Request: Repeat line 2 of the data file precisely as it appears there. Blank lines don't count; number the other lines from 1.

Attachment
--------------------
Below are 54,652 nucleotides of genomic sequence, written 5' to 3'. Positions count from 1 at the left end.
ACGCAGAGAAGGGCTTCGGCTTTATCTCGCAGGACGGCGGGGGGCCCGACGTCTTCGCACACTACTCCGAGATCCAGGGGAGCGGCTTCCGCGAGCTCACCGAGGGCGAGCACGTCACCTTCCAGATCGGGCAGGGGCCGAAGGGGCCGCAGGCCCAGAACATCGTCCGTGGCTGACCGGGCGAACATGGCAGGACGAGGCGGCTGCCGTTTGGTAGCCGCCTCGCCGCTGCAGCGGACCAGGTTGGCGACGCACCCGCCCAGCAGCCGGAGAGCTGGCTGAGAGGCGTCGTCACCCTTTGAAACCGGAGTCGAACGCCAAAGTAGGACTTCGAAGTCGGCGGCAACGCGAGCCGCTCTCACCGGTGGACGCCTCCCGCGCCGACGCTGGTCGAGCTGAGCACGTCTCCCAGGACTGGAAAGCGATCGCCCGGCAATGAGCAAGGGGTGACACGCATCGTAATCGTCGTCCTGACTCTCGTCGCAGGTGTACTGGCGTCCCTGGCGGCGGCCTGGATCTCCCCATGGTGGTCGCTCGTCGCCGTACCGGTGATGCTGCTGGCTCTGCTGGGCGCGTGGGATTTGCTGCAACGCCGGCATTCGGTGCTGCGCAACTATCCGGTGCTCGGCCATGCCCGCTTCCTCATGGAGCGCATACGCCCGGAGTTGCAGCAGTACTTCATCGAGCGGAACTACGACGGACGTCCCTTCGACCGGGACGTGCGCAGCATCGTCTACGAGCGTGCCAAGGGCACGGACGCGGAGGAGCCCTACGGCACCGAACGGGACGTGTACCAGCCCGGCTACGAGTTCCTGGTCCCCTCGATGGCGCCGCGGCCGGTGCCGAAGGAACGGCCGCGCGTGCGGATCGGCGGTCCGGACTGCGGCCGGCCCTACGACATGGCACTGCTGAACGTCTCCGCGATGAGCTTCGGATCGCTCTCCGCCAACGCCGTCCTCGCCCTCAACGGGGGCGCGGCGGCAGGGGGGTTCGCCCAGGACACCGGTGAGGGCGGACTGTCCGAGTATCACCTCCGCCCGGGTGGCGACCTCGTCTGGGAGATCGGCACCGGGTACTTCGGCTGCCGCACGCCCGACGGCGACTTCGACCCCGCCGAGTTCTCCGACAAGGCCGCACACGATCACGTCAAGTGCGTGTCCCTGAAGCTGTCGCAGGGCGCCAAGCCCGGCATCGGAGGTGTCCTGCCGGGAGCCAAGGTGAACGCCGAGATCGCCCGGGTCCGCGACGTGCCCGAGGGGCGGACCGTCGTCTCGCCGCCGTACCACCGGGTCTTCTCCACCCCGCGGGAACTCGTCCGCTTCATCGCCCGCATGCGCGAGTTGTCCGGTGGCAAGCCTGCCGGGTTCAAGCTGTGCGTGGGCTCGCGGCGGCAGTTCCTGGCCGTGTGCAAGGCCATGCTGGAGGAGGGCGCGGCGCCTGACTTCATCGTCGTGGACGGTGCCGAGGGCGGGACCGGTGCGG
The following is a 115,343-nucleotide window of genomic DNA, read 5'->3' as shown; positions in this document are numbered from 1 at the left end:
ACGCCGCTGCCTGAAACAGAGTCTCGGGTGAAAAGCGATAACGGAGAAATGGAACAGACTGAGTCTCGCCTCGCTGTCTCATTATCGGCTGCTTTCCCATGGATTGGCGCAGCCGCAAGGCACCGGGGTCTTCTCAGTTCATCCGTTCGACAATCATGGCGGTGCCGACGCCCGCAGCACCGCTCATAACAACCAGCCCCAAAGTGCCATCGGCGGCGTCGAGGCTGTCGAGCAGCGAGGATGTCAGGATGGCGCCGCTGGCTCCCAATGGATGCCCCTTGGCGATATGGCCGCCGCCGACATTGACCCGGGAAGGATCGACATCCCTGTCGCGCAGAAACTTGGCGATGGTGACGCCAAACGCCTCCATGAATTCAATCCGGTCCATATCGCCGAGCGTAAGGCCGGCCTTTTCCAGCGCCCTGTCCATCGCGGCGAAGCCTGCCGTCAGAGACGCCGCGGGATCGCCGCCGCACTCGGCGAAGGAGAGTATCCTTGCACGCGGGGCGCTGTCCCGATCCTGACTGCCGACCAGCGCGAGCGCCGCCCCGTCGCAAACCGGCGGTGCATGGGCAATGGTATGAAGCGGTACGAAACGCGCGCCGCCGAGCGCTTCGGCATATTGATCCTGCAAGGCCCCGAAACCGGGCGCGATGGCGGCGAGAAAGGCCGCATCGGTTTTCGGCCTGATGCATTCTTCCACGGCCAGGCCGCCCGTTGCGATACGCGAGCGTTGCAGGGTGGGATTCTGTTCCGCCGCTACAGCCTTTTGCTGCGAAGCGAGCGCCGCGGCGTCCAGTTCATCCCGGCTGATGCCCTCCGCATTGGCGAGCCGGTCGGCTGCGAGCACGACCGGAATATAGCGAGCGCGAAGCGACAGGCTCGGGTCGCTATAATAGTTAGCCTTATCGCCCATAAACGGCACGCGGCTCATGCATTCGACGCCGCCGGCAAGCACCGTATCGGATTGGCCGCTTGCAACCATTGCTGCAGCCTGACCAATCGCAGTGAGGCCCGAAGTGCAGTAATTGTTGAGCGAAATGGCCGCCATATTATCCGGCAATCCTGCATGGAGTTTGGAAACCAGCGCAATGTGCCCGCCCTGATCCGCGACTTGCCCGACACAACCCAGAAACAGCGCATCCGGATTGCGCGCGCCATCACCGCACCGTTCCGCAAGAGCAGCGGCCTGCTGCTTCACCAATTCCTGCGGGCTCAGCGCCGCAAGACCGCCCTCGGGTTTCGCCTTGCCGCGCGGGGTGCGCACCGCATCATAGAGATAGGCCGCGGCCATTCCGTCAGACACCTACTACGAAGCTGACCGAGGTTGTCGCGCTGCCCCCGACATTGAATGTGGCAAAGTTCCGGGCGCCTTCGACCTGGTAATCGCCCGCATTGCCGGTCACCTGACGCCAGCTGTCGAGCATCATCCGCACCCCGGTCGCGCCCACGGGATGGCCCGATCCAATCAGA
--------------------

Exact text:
ACGCAGAGAAGGGCTTCGGCTTTATCTCGCAGGACGGCGGGGGGCCCGACGTCTTCGCACACTACTCCGAGATCCAGGGGAGCGGCTTCCGCGAGCTCACCGAGGGCGAGCACGTCACCTTCCAGATCGGGCAGGGGCCGAAGGGGCCGCAGGCCCAGAACATCGTCCGTGGCTGACCGGGCGAACATGGCAGGACGAGGCGGCTGCCGTTTGGTAGCCGCCTCGCCGCTGCAGCGGACCAGGTTGGCGACGCACCCGCCCAGCAGCCGGAGAGCTGGCTGAGAGGCGTCGTCACCCTTTGAAACCGGAGTCGAACGCCAAAGTAGGACTTCGAAGTCGGCGGCAACGCGAGCCGCTCTCACCGGTGGACGCCTCCCGCGCCGACGCTGGTCGAGCTGAGCACGTCTCCCAGGACTGGAAAGCGATCGCCCGGCAATGAGCAAGGGGTGACACGCATCGTAATCGTCGTCCTGACTCTCGTCGCAGGTGTACTGGCGTCCCTGGCGGCGGCCTGGATCTCCCCATGGTGGTCGCTCGTCGCCGTACCGGTGATGCTGCTGGCTCTGCTGGGCGCGTGGGATTTGCTGCAACGCCGGCATTCGGTGCTGCGCAACTATCCGGTGCTCGGCCATGCCCGCTTCCTCATGGAGCGCATACGCCCGGAGTTGCAGCAGTACTTCATCGAGCGGAACTACGACGGACGTCCCTTCGACCGGGACGTGCGCAGCATCGTCTACGAGCGTGCCAAGGGCACGGACGCGGAGGAGCCCTACGGCACCGAACGGGACGTGTACCAGCCCGGCTACGAGTTCCTGGTCCCCTCGATGGCGCCGCGGCCGGTGCCGAAGGAACGGCCGCGCGTGCGGATCGGCGGTCCGGACTGCGGCCGGCCCTACGACATGGCACTGCTGAACGTCTCCGCGATGAGCTTCGGATCGCTCTCCGCCAACGCCGTCCTCGCCCTCAACGGGGGCGCGGCGGCAGGGGGGTTCGCCCAGGACACCGGTGAGGGCGGACTGTCCGAGTATCACCTCCGCCCGGGTGGCGACCTCGTCTGGGAGATCGGCACCGGGTACTTCGGCTGCCGCACGCCCGACGGCGACTTCGACCCCGCCGAGTTCTCCGACAAGGCCGCACACGATCACGTCAAGTGCGTGTCCCTGAAGCTGTCGCAGGGCGCCAAGCCCGGCATCGGAGGTGTCCTGCCGGGAGCCAAGGTGAACGCCGAGATCGCCCGGGTCCGCGACGTGCCCGAGGGGCGGACCGTCGTCTCGCCGCCGTACCACCGGGTCTTCTCCACCCCGCGGGAACTCGTCCGCTTCATCGCCCGCATGCGCGAGTTGTCCGGTGGCAAGCCTGCCGGGTTCAAGCTGTGCGTGGGCTCGCGGCGGCAGTTCCTGGCCGTGTGCAAGGCCATGCTGGAGGAGGGCGCGGCGCCTGACTTCATCGTCGTGGACGGTGCCGAGGGCGGGACCGGTGCGG